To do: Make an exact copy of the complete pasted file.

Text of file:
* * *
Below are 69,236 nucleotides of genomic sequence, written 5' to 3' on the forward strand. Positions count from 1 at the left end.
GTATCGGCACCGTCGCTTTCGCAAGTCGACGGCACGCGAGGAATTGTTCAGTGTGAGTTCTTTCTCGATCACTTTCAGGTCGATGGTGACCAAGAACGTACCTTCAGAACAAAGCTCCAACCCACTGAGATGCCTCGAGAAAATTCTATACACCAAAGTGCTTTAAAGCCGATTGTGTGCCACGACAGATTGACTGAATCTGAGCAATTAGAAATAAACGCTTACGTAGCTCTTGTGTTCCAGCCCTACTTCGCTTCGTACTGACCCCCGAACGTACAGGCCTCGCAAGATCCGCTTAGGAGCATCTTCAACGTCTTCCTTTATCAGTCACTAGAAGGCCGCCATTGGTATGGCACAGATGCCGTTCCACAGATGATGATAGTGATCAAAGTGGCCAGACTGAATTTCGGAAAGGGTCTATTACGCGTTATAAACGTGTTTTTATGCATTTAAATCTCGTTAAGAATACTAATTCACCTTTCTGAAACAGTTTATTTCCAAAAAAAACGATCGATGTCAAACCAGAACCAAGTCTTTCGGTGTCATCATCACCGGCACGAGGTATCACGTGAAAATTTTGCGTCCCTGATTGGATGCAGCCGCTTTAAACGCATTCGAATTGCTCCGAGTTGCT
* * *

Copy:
Below are 69,236 nucleotides of genomic sequence, written 5' to 3' on the forward strand. Positions count from 1 at the left end.
GTATCGGCACCGTCGCTTTCGCAAGTCGACGGCACGCGAGGAATTGTTCAGTGTGAGTTCTTTCTCGATCACTTTCAGGTCGATGGTGACCAAGAACGTACCTTCAGAACAAAGCTCCAACCCACTGAGATGCCTCGAGAAAATTCTATACACCAAAGTGCTTTAAAGCCGATTGTGTGCCACGACAGATTGACTGAATCTGAGCAATTAGAAATAAACGCTTACGTAGCTCTTGTGTTCCAGCCCTACTTCGCTTCGTACTGACCCCCGAACGTACAGGCCTCGCAAGATCCGCTTAGGAGCATCTTCAACGTCTTCCTTTATCAGTCACTAGAAGGCCGCCATTGGTATGGCACAGATGCCGTTCCACAGATGATGATAGTGATCAAAGTGGCCAGACTGAATTTCGGAAAGGGTCTATTACGCGTTATAAACGTGTTTTTATGCATTTAAATCTCGTTAAGAATACTAATTCACCTTTCTGAAACAGTTTATTTCCAAAAAAAACGATCGATGTCAAACCAGAACCAAGTCTTTCGGTGTCATCATCACCGGCACGAGGTATCACGTGAAAATTTTGCGTCCCTGATTGGATGCAGCCGCTTTAAACGCATTCGAATTGCTCCGAGTTGCT